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Tsunami Inundation Modeling & Mapping for Guam Southern Shores: Umatac, Merizo, Inarajan, and Talofofo
Modeling pedestrian evacuation travel times for the “local preferred maximum” tsunami threat in southern Guam

Tsunami Inundation Modeling & Mapping for Guam Southern Shores: Umatac, Merizo, Inarajan, and Talofofo
Modeling pedestrian evacuation travel times for the “local preferred maximum” tsunami threat in southern Guam

What are Tsunamis and What causes them?

Tsunamis (pronounced soo-ná-mees), also known as seismic sea waves (mistakenly called "tidal waves"), are a series of enormous waves created by an underwater disturbance such as an earthquake, landslide, volcanic eruption, or meteorite. A tsunami can move hundreds of miles per hour in the open ocean and smash into land with waves as high as 100 feet or more.

From the area where the tsunami originates, waves travel outward in all directions. Once the wave approaches the shore, it builds in height. The topography of the coastline and the ocean floor will influence the size of the wave. There may be more than one wave and the succeeding one may be larger than the one before. That is why a small tsunami at one beach can be a giant wave a few miles away.

All tsunamis are potentially dangerous, even though they may not damage every coastline they strike. A tsunami can strike anywhere along most of the U.S. coastline. The most destructive tsunamis have occurred along the coasts of California, Oregon, Washington, Alaska, and Hawaii.

Earthquake-induced movement of the ocean floor most often generates tsunamis. If a major earthquake or landslide occurs close to shore, the first wave in a series could reach the beach in a few minutes, even before a warning is issued. Areas are at greater risk if they are less than 25 feet above sea level and within a mile of the shoreline. Drowning is the most common cause of death associated with a tsunami. Tsunami waves and the receding water are very destructive to structures in the run-up zone. Other hazards include flooding, contamination of drinking water, and fires from gas lines or ruptured tanks.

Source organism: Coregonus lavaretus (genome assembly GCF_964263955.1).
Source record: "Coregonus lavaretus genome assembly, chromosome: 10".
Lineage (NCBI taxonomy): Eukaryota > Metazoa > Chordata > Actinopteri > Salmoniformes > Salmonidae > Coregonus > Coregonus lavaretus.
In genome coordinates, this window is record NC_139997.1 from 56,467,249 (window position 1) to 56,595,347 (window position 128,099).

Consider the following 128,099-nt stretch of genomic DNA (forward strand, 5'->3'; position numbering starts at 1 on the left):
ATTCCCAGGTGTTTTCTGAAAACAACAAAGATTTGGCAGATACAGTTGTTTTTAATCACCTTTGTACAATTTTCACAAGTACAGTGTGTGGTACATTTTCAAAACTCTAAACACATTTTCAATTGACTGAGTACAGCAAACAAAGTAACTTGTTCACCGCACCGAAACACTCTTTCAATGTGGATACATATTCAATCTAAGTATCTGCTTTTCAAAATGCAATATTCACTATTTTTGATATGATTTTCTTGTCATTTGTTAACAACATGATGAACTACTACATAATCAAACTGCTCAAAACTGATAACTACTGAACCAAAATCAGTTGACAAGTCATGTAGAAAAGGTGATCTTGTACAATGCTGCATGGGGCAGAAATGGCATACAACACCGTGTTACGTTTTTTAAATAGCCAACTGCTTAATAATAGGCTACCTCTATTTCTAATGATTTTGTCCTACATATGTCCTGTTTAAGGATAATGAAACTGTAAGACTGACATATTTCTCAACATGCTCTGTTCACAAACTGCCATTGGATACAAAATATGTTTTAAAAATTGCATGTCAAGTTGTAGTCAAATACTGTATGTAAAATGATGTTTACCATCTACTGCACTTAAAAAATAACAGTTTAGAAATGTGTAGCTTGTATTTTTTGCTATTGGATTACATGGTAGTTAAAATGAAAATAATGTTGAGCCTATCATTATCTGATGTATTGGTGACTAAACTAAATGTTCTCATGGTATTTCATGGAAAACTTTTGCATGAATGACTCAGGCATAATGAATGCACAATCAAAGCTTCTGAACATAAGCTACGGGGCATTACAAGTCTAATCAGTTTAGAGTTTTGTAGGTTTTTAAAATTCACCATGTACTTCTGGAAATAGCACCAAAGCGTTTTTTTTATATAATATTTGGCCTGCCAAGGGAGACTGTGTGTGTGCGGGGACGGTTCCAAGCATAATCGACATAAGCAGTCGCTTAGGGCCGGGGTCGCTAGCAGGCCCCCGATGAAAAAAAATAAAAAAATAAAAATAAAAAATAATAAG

Source: http://www.fema.gov/hazard/tsunami/index.shtm


Tsunami Preparedness:

  • Be aware of tsunami facts. This knowledge could save your life!
  • Share this knowledge with family and friends. It could save their lives!
  • Determine if you live, work, play, or transit a coastal low lying area or tsunami evacuation zone.
  • Follow the advice of local emergency and law enforcement authorities. Do not return until authorities say it is safe.
  • Stay away from bodies of water. If you are at the beach or near the ocean, and you feel the earth shake, move immediately inland to higher ground. Do not wait for a tsunami warning to be issued. Stay away from rivers and streams that lead to the ocean due to strong tsunami wave action and currents.
  • Take shelter.

If you live in a tsunami evacuation zone and hear that there is a tsunami warning, your family should evacuate your house. Walk in an orderly, calm manner to the evacuation site or to any safe place outside your evacuation zone.

If you are in school and you hear there is a tsunami warning, you should follow the advice of teachers and other school officials.

If you are unable to quickly move inland, high, multi-story, reinforced concrete buildings may provide a safe refuge on the third floor and above.

Source: http://ioc3.unesco.org/itic/


Tsunami Mikenna Commercial


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Tsunami Safety Rules

  • All earthquakes do not cause tsunamis, but many do. When you know that an earthquake has occurred, stand by for a tsunami emergency message.
  • An earthquake in your area is one of nature’s tsunami warning signals. Do not stay in low-lying coastal areas after a strong earthquake has been felt.
  • Tsunamis are sometimes preceded by a noticeable fall in sea level as the ocean retreats seaward exposing the seafloor. A roar like an oncoming train may sometimes be heard as the tsunami wave rushes toward the shore. These are also nature’s tsunami warning signals.